Wednesday, July 11, 2012
Home » book blurbs , Fiction writing , Fiction writing tips , Laurie Schnebly , Reaching readers » Reaching Your Readers ~ by Laurie Schnebly
Wednesday, July 11, 2012 book blurbs, Fiction writing, Fiction writing tips, Laurie Schnebly, Reaching readers 38 comments
REACHING YOUR READERS
We all have our reasons for writing. Reaching out to others, expressing truth in fiction, offering inspiration...and so much more. But what if nobody reads what we wrote?
Some writers don't care, because they're perfectly happy just getting the story down on paper and shoving it in a desk drawer. Yet other writers WANT their words to resonate with readers, which means they need readers to find their book.
How can you make that happen?
Getting published by a major publisher is one way. So is hiring a marketing director who will publicize your work. But if you're not working with a full-service publicity team, one of the biggest advantages you can give yourself is something relatively simple:
A great blurb.
That's what readers will see on your back cover. And on your website. They'll see it in your bio with articles, in newsletters from bookstores, in reviews posted near your release date, and -- perhaps most important -- they'll see it when they're browsing online for books.
What Blurbs Do
You've seen blurbs that made you think "I've gotta get that book!" You've also seen blurbs that made you think "Nope, not what I want" and others that make you think "Hmm...keep browsing."
So how can you write a blurb that makes everyone think "I've gotta get that book!"?
The fact is, you can't. No matter how great your book, it's not going to thrill every reader in the world. Someone seeking a cookbook doesn't want a story about fly fishing. Someone who wants a thriller won't be satisfied with women's fiction. Someone shopping for first-graders doesn't want a romance novel.
That's okay. You don't care about those readers.
The readers you want already know what they're looking for...and it's the kind of book you write.
Creating Your Blurb
Some writers have an easier time creating a 60,000-word manuscript than a 60-word blurb. Or 30 words, or 150, or whatever length you decide on -- and by the way, it's good to have different lengths available for different uses.
I used to think I was incredibly gifted because I had a much easier time writing blurbs than manuscripts, until I discovered my gift wasn't actually a special talent. It was from my day-job experience of writing ads.
Because, really, your blurb is an ad for your book. You've noticed how the headline of an ad either draws you in or makes you turn the page, right? The first line of your blurb is exactly the same way.
Websites that track the eye movement of people reading them (and I have no idea how they do it!) found that readers who aren't captured within the first eight seconds are lost.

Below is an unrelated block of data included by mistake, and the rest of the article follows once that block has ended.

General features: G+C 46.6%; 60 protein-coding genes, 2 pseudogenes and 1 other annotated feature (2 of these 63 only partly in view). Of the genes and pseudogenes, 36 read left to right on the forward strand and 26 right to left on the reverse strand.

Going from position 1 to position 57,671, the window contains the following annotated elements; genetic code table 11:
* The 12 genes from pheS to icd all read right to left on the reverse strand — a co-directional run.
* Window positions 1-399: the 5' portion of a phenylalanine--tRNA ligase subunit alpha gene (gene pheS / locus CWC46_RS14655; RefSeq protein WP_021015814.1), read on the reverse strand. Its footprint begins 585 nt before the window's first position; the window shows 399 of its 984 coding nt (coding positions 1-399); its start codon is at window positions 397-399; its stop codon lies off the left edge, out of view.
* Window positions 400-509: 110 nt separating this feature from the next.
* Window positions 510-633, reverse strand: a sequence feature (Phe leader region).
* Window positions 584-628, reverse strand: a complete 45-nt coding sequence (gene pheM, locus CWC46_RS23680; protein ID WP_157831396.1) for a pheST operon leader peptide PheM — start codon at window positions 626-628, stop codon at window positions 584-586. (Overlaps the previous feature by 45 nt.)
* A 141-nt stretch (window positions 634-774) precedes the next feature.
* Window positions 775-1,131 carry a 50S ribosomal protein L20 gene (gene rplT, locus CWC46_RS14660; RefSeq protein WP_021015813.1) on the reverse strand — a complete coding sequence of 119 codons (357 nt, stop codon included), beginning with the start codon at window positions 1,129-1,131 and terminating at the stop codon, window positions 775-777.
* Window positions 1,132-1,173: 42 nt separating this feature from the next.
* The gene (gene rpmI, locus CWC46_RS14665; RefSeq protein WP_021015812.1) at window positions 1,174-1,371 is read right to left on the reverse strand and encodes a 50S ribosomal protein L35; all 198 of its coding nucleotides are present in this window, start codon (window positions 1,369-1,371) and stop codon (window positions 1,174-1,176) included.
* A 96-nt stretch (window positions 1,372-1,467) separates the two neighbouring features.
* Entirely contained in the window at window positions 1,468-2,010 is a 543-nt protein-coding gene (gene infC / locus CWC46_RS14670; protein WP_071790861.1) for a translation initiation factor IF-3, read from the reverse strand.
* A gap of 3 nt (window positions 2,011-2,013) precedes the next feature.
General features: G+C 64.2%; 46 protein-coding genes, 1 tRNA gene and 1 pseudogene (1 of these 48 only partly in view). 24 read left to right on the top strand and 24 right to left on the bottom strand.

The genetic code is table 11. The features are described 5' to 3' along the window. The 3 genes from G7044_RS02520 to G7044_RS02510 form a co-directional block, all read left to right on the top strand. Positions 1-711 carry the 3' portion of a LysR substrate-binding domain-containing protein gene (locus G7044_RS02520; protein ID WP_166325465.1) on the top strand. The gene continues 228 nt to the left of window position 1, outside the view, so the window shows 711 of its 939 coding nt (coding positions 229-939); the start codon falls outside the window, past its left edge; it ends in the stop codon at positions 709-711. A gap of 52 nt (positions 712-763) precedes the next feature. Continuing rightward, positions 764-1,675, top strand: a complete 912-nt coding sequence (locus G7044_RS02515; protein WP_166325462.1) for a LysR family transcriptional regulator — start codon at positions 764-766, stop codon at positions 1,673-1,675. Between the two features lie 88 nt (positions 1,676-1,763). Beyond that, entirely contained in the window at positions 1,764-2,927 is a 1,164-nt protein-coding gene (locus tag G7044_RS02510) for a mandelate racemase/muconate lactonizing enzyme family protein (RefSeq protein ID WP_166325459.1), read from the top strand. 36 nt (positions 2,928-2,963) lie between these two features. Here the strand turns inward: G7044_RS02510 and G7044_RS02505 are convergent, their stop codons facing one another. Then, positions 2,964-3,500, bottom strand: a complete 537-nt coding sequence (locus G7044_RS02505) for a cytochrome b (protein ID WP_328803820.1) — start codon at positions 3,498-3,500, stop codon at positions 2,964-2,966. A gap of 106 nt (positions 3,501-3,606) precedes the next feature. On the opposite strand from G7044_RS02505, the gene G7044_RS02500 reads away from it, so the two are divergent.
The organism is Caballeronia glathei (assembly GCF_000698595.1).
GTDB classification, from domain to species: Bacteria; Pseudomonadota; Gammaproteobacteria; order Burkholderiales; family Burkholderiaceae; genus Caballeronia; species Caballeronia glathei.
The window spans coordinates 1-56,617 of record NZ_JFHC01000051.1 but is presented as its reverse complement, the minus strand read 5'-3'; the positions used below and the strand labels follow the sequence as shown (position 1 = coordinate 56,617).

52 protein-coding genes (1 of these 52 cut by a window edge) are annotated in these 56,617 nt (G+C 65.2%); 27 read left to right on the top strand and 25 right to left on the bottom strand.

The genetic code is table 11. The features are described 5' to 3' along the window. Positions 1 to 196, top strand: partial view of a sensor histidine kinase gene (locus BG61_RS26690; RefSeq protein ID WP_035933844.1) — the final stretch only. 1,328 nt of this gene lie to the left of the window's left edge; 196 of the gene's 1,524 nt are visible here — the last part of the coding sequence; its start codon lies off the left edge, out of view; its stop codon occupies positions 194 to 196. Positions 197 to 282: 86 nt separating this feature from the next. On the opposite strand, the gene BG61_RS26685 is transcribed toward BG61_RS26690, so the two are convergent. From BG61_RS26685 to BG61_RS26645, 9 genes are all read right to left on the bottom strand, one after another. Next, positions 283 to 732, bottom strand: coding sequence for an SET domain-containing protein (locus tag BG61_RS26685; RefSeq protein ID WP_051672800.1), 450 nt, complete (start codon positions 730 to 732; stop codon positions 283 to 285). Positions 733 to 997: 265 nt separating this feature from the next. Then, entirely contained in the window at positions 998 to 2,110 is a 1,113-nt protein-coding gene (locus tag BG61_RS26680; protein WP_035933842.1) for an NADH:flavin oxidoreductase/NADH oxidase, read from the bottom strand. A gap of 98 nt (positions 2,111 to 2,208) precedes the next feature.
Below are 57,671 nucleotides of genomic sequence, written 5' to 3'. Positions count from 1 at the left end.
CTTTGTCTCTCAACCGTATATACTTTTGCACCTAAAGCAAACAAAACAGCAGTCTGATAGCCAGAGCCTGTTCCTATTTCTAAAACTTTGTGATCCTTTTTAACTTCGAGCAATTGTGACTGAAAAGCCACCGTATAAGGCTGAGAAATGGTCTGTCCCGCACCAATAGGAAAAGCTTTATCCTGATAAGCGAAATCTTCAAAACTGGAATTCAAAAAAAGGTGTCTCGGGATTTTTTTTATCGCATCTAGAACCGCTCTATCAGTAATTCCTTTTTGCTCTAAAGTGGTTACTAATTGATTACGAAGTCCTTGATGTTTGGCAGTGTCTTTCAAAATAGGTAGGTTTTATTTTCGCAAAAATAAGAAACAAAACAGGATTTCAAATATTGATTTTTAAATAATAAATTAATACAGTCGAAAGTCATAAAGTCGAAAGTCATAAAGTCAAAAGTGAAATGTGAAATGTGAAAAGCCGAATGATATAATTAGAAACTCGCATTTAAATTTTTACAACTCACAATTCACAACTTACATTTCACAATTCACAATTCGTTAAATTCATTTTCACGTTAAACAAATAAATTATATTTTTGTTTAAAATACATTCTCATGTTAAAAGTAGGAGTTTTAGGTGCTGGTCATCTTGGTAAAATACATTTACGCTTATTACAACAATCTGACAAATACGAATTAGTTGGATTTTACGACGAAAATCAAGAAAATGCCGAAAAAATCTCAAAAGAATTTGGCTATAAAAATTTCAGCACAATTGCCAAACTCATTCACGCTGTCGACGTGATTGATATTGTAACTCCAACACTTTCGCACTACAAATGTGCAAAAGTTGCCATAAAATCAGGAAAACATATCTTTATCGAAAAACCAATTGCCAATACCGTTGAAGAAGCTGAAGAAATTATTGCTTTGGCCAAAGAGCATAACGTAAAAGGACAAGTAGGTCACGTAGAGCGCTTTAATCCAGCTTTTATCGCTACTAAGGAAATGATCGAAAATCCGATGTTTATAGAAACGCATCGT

And how do you choose those words? This is where it helps to think like an advertising copywriter.
The Advertising Basics
* Know what your audience wants. If you're not sure, ask them.
* Know what YOUR book offers that readers won't necessarily get in ANOTHER book they might also enjoy. If you're not sure, read others like your own.
Yes, you'll want different blurbs. Everyone browsing Amazon might see the same one, just like everyone reading the publisher's catalog will see the same one, but if you're indie-publishing you can change it as often as you like. You can even do test-marketing to see what works best.
Before you start testing, though, try writing half a dozen blurbs of (for instance) 30 words apiece. See which points you keep using. Odds are good that those reflect your opinion of what's most special about the book.
Then run those samples by people who know your book. Do they feel like you've left out something vital? What is it?
Which Leads To...
If you want some other tips on creating a blurb that'll attract readers, you could win free registration to August's yahoogroups class on "Blurbing Your Book" just by leaving a comment before tonight's prize drawing.
And since I'd love to get some comments I can quote during that class, here's my question for you:
When you're browsing for a book -- not one you've already chosen because you love that author / topic, but when you don't have any particular book in mind and just want to view some possibilities -- what do you do?
I can't wait to find out!
You can get Laurie's book Believable Characters: Creating with Enneagrams on her website: www.BookLaurie.com or on Amazon.